Somatic embryogenesis and plant regeneration

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The suggestion of somatic embryogenesis in ginseng tissue cultures was first made by Butenko and her colleagues (1968) but at that time all attempts to achieve the regeneration of whole ginseng plants from isolated embryo-like structures failed. Pursuing their work on the culture of ginseng root tissues Chang and Hsing (1978) obtained embryoids from root derived callus in defined conditions. Regeneration systems via somatic embryogenesis were established in root callus (Chang and Hsing, 1980), in zygotic embryo callus (Lee et al., 1990) and in protoplast derived callus (Arya et al., 1991). High-yield and short period embryogenesis via callus induced by the culture of young flower buds on the MS medium supplemented with 2,4 D in the dark was developed in 1988 by Shoyama et al. Later, Arya et al. (1993) reported a rapid somatic embryo formation, obtained due to secondary and tertiary embryogenesis. Embryogenic callus was initiated from immature zygotic embryos of ginseng and the somatic embryos were multiplied by adventitious embryogenesis, their growth and development being dependent on growth hormones in the medium.

Formation of embryoids has also been observed in callus cultures derived from leaf lamina after 6 month cultivation on the basal medium supplemented with NAA and kinetin (Cellarova et al., 1992). Histological analysis of embryogenic calli showed the presence of embryo like structures in various stages of development and many anomalous structures such as two embryoids of the same origin in different stages of development, meristemization of torpedo stage embryoids and asymmetrical development of cotyledons. Further development required a change of culture conditions.

Immature zygotic embryos and the cotyledonary segments of mature zygotic embryos of ginseng actively produced somatic embryos on MS basal medium without any growth regulators (Choi and Soh, 1996a, 1996b), but intact embryos, embryos with half of the cotyledons removed and excised plumules and radicles did not produce any somatic embryos. Such somatic embryos from cotyledon segments arose only near the excised portion at the cotyledonary base. The polar somatic embryogenesis from the cotyledon base was not affected irrespective of the segment sizes of the cotyledons. However, the frequency of somatic embryos formation and their growth rate were highly influenced by the size of segments. The authors concluded that the somatic embryogenesis from excised or wounded cotyledonary segments occurred by the complementary action of both wound response and tissue polarity. When a small needle prick or incision was made on the surface of the cotyledonary segments, the somatic embryos were formed near the wounded portion as well as at the basal excised portion. Somatic embryogenesis did not occur on or near the wounded or excised portion situated in the acropetal direction of cotyledon although the same wounding response was observed on those sites as well.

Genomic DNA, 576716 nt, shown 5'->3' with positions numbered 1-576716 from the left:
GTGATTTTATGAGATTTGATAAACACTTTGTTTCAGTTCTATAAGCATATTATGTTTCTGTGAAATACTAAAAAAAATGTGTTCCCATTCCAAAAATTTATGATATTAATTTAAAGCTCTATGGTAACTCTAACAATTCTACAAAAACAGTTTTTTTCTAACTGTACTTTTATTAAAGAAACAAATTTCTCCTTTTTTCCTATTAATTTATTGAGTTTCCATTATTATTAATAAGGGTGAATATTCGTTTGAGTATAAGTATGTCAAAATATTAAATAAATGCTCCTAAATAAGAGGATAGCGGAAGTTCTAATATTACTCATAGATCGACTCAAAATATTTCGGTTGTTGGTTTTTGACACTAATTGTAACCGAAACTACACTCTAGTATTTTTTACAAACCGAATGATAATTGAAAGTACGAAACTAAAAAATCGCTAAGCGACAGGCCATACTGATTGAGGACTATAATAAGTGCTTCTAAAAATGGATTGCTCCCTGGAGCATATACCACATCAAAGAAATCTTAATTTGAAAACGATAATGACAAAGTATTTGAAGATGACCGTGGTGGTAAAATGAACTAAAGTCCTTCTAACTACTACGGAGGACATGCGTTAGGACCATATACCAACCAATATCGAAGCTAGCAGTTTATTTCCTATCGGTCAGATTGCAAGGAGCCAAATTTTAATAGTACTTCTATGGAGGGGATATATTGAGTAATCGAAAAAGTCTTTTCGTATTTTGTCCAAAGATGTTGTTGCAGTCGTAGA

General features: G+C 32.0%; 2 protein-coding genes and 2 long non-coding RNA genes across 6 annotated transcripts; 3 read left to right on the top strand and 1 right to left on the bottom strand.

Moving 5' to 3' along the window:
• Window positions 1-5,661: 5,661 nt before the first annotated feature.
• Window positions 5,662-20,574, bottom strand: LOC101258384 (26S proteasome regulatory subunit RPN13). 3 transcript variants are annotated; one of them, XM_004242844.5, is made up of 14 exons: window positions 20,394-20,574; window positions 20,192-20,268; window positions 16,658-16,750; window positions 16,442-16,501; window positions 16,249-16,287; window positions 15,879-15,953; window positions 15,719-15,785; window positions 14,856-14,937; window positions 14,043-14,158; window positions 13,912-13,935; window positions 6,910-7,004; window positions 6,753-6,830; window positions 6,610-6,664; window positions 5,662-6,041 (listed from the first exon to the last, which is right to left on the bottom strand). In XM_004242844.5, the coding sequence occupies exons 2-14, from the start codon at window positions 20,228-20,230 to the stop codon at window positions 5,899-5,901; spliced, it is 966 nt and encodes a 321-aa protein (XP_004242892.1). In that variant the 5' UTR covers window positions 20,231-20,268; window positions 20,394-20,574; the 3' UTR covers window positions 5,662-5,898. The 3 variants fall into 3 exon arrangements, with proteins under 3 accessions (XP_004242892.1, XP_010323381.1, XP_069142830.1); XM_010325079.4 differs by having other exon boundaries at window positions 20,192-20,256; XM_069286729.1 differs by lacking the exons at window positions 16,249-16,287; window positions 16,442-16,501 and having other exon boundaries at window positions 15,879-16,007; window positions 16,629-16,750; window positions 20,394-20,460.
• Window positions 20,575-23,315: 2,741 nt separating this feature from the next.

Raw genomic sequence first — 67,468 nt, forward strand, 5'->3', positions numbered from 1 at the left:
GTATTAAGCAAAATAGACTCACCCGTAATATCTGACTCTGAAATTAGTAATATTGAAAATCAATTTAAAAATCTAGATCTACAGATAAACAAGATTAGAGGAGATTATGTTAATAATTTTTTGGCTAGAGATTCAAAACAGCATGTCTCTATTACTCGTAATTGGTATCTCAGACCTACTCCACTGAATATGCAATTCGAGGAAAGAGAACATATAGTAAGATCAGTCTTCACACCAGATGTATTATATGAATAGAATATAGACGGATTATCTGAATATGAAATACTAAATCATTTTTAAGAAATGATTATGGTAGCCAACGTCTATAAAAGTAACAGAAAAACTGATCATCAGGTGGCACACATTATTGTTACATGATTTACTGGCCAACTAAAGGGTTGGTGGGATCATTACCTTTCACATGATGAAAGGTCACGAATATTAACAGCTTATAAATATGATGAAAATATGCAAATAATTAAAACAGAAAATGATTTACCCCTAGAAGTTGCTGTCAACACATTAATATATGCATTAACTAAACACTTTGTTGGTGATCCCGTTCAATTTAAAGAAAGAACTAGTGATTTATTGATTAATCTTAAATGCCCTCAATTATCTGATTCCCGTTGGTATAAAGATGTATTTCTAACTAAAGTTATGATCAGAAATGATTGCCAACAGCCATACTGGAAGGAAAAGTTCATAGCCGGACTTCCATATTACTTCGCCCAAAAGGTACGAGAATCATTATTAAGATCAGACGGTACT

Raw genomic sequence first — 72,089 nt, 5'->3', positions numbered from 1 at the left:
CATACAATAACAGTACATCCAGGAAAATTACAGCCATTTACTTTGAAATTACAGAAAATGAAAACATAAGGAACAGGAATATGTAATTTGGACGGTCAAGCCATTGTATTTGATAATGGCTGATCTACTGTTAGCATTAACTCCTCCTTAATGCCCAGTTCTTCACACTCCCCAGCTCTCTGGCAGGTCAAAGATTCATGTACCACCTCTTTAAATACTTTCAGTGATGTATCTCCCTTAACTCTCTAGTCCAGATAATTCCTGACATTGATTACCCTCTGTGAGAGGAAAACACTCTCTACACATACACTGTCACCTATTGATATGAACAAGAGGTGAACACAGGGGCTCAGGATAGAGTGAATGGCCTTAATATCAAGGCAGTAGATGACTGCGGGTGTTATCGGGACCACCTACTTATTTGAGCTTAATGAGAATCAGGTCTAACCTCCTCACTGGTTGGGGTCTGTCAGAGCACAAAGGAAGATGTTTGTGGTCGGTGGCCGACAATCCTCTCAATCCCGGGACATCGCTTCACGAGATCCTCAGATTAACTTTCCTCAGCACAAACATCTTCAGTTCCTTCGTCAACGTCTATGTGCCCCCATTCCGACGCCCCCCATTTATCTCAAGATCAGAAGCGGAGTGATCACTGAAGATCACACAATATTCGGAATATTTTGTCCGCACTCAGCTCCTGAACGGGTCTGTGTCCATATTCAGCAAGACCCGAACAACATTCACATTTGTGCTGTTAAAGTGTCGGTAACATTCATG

Embryoids isolated from the callus and subcultured either on half-strength or B5 medium supplemented with BA and GA3 develop into plantlets. Chang and Hsing (1980) showed in vitro flowering of plantlets regenerated from mature root callus. The apical meristem located between two cotyledons transformed into a peduncle terminated by a simple umbel with 3 to 15 flowers. The regeneration procedure described by Shoyama et al. (1988) using half strength

Figure 9. Shoots differentiated from embryoids of leaf origin of Panax ginseng.

MS medium with GA3 and BA was suitable also for embryoids of reproductive (Shoyama et al., 1988) and vegetative (Cellarova et al., 1992) origin (Fig. 9).

About 90 per cent of the pollen grains were fertile. Arya et al. (1991) described for the first time an efficient procedure for isolation, culture and regeneration of protoplasts into flowering plantlets through somatic embryogenesis. A 4-year old embryonic cell line of Panax ginseng capable of regeneration was used. Most plantlets produced more than two epicotyls.

However, further experiments on the genetic uniformity of plantlets produced in such a manner are needed. Asaka et al. (1993) developed a technology to induce embryoids by a moderate high temperature treatment from multiple shoots of P. ginseng. These embryoids were formed on the surface of the differentiated tissue. Normal plantlets were regenerated from the embryoids by transplanting them on hormone free medium.

Direct somatic embryogenesis from cultured primary somatic embryos capable of plant formation without intervening callus phase was obtained by Arya et al. (1993). Cotyledonary stage somatic embryos developed shoot axes when transferred to MS medium supplemented with kinetin and later roots were formed when they were transferred to MS medium with kinetin and GA3. Secondary somatic embryos also formed plantlets in a one step process on half strength MS medium supplemented with BA or kinetin and GA3.

Somatic embryogenesis induced in vitro is a process which is considered to be a biotechnological alternative to cover the demand for ginseng plants which has significantly increased over recent years. However, when somatic embryos are differentiated from callus, they may not always be able, due to numerous structural abnormalities, to germinate and form normal plantlets. This problem can be overcome when ginseng seeds are used as sources of zygotic embryos. Germinating zygotic embryos give rise to somatic embryos which are able to grow directly into plants. This procedure significantly shortens the regeneration process and provides as many as thousands of ginseng plants by culturing just one seed.

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